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    Mood-Altering Medications Not Overused in Teens

    Psychiatric Medications in Teens continued...

    About half the teens in the study met the criteria for a mental disorder, and 22% were classified as being severely affected by their problems.

    Despite that, only 14.1% of kids had taken any kind of psychotropic drug. The highest rates of medication use were in kids who met the criteria for attention deficit hyperactivity disorder (ADHD). Nearly 1 in 3 kids with ADHD reported taking a psychotropic medication. About 1 in 5 had been prescribed stimulants to help manage their condition.

    In contrast, teens who were anxious, depressed, or bipolar were less likely to be prescribed a drug that could help. About 11% of teens diagnosed with an anxiety disorder were prescribed medications. About 20% of kids with depression or bipolar disorder were taking a mood-altering medication.

    The study also found that the majority of kids who had been prescribed a psychotropic drug had a mental disorder severe enough to disrupt their day-to-day lives.

    Many Kids Need Better Mental Health Care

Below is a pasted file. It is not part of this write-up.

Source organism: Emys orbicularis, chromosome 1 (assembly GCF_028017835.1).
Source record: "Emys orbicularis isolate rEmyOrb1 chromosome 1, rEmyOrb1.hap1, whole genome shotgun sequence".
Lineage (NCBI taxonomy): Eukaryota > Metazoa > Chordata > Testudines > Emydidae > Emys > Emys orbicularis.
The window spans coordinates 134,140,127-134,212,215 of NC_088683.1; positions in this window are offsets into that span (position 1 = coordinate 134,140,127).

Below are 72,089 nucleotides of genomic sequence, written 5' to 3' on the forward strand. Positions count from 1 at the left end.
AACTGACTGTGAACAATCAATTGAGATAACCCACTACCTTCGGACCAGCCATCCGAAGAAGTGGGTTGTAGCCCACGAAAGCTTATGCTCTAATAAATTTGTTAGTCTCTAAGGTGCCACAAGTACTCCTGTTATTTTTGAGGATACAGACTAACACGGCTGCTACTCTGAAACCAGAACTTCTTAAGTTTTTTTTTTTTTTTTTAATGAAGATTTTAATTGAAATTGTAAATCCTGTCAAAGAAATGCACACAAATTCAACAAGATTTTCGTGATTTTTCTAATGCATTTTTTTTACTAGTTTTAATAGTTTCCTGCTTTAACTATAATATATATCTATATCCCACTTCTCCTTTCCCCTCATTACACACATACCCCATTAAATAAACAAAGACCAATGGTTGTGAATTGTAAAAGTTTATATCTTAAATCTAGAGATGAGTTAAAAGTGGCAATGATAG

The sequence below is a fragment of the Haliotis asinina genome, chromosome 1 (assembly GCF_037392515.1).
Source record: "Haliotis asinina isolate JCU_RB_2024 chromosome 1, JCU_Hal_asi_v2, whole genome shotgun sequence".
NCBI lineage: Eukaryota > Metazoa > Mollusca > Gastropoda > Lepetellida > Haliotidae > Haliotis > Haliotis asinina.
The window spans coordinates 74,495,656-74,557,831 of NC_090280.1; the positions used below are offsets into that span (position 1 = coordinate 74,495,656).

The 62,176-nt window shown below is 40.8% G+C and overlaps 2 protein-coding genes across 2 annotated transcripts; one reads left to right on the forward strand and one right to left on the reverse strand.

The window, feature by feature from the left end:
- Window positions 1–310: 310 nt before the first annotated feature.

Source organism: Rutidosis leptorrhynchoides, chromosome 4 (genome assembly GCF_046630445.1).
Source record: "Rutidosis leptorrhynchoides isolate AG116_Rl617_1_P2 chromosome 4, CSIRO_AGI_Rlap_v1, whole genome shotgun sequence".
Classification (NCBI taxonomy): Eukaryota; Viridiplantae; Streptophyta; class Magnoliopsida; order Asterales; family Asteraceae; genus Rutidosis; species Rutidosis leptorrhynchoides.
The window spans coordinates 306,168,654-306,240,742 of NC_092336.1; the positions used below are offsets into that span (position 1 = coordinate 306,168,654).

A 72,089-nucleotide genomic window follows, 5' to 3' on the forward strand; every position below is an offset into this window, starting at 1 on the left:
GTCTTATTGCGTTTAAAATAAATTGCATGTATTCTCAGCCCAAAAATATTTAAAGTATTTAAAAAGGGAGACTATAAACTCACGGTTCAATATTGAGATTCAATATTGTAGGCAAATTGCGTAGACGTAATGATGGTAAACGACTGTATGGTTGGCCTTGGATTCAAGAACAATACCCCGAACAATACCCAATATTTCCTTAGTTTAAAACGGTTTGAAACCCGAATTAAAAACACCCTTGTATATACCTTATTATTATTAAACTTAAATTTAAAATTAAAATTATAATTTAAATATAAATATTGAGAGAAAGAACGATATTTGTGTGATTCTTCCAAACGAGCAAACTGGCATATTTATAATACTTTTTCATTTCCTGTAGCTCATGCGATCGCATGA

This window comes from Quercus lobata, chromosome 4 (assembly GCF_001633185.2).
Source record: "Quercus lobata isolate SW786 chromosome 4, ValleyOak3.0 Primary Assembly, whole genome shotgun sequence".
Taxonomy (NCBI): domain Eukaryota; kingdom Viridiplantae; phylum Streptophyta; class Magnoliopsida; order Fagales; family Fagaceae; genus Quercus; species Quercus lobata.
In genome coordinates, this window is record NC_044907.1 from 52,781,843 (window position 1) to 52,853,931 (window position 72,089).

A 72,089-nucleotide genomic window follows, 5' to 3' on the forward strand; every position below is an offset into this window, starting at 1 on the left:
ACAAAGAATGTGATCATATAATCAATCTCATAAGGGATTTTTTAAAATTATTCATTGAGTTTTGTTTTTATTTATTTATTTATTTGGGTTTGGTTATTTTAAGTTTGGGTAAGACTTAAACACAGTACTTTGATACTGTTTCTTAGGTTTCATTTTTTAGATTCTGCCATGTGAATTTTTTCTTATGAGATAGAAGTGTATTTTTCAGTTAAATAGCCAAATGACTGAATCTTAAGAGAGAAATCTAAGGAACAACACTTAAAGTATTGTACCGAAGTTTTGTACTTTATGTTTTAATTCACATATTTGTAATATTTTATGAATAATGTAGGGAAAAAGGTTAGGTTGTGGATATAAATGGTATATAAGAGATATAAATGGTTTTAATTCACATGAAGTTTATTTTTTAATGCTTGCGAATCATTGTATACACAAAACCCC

“Not only were they not overprescribed, one could say that this group was inadequately treated,” says Victor Fornari, MD, director of the division of child and adolescent psychiatry at North Shore-LIJ Health System in New Hyde Park, N.Y.

    Fornari, who wasn’t involved in the research, praised the study for its careful methods. He says it reflects attitudes he often sees in his own practice.

    “There’s enormous resistance. Many families, maybe 50%, refuse treatment, even when they are told their child has a psychiatric disorder,” Fornari tells WebMD.

    Health coverage may be another factor behind the lower-than-expected rates of medication use seen in teens.

    In an editorial on the study, David Rubin, MD, a pediatrician at the Children’s Hospital of Philadelphia, points out that many middle-class families simply can’t afford mental health care. These teens are often covered on their parents’ private insurance plans, which rarely cover mental health visits.

    “The take-home message is that as a country it should bother us that many children do not have access to the appropriate services they need, and that rates of medication use (whether high or low) are really a symptom of a mental health system that does not meet the standard of what any parent -- whether rich or poor -- would hope for their children if they were in crisis,” Rubin says.

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